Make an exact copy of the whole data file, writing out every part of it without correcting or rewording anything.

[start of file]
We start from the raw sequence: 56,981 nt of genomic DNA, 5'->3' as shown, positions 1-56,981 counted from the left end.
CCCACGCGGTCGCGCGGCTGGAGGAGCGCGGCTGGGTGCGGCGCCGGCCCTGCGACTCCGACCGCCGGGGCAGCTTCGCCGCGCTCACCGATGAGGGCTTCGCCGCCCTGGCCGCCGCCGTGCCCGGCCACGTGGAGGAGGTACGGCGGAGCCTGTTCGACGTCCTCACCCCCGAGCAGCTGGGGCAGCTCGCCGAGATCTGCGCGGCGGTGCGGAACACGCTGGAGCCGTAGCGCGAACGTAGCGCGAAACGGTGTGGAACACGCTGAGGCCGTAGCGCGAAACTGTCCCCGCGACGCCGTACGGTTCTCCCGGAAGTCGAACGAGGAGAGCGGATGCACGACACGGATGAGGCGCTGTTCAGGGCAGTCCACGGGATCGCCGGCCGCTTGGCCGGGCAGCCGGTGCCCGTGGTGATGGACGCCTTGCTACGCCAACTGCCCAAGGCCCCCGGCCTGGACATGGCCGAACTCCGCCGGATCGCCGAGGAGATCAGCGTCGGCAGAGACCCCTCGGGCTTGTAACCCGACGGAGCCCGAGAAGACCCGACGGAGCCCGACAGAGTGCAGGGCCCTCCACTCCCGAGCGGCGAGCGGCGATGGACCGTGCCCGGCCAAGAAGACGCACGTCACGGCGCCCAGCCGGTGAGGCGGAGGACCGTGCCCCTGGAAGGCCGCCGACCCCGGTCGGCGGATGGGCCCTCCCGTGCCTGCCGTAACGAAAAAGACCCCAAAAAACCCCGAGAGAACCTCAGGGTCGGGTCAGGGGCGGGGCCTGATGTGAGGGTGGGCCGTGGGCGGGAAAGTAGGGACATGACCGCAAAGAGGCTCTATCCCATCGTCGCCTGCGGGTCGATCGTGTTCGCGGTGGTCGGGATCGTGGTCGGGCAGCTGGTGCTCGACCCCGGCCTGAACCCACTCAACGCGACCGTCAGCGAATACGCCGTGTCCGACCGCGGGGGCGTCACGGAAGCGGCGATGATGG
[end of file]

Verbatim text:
We start from the raw sequence: 56,981 nt of genomic DNA, 5'->3' as shown, positions 1-56,981 counted from the left end.
CCCACGCGGTCGCGCGGCTGGAGGAGCGCGGCTGGGTGCGGCGCCGGCCCTGCGACTCCGACCGCCGGGGCAGCTTCGCCGCGCTCACCGATGAGGGCTTCGCCGCCCTGGCCGCCGCCGTGCCCGGCCACGTGGAGGAGGTACGGCGGAGCCTGTTCGACGTCCTCACCCCCGAGCAGCTGGGGCAGCTCGCCGAGATCTGCGCGGCGGTGCGGAACACGCTGGAGCCGTAGCGCGAACGTAGCGCGAAACGGTGTGGAACACGCTGAGGCCGTAGCGCGAAACTGTCCCCGCGACGCCGTACGGTTCTCCCGGAAGTCGAACGAGGAGAGCGGATGCACGACACGGATGAGGCGCTGTTCAGGGCAGTCCACGGGATCGCCGGCCGCTTGGCCGGGCAGCCGGTGCCCGTGGTGATGGACGCCTTGCTACGCCAACTGCCCAAGGCCCCCGGCCTGGACATGGCCGAACTCCGCCGGATCGCCGAGGAGATCAGCGTCGGCAGAGACCCCTCGGGCTTGTAACCCGACGGAGCCCGAGAAGACCCGACGGAGCCCGACAGAGTGCAGGGCCCTCCACTCCCGAGCGGCGAGCGGCGATGGACCGTGCCCGGCCAAGAAGACGCACGTCACGGCGCCCAGCCGGTGAGGCGGAGGACCGTGCCCCTGGAAGGCCGCCGACCCCGGTCGGCGGATGGGCCCTCCCGTGCCTGCCGTAACGAAAAAGACCCCAAAAAACCCCGAGAGAACCTCAGGGTCGGGTCAGGGGCGGGGCCTGATGTGAGGGTGGGCCGTGGGCGGGAAAGTAGGGACATGACCGCAAAGAGGCTCTATCCCATCGTCGCCTGCGGGTCGATCGTGTTCGCGGTGGTCGGGATCGTGGTCGGGCAGCTGGTGCTCGACCCCGGCCTGAACCCACTCAACGCGACCGTCAGCGAATACGCCGTGTCCGACCGCGGGGGCGTCACGGAAGCGGCGATGATGG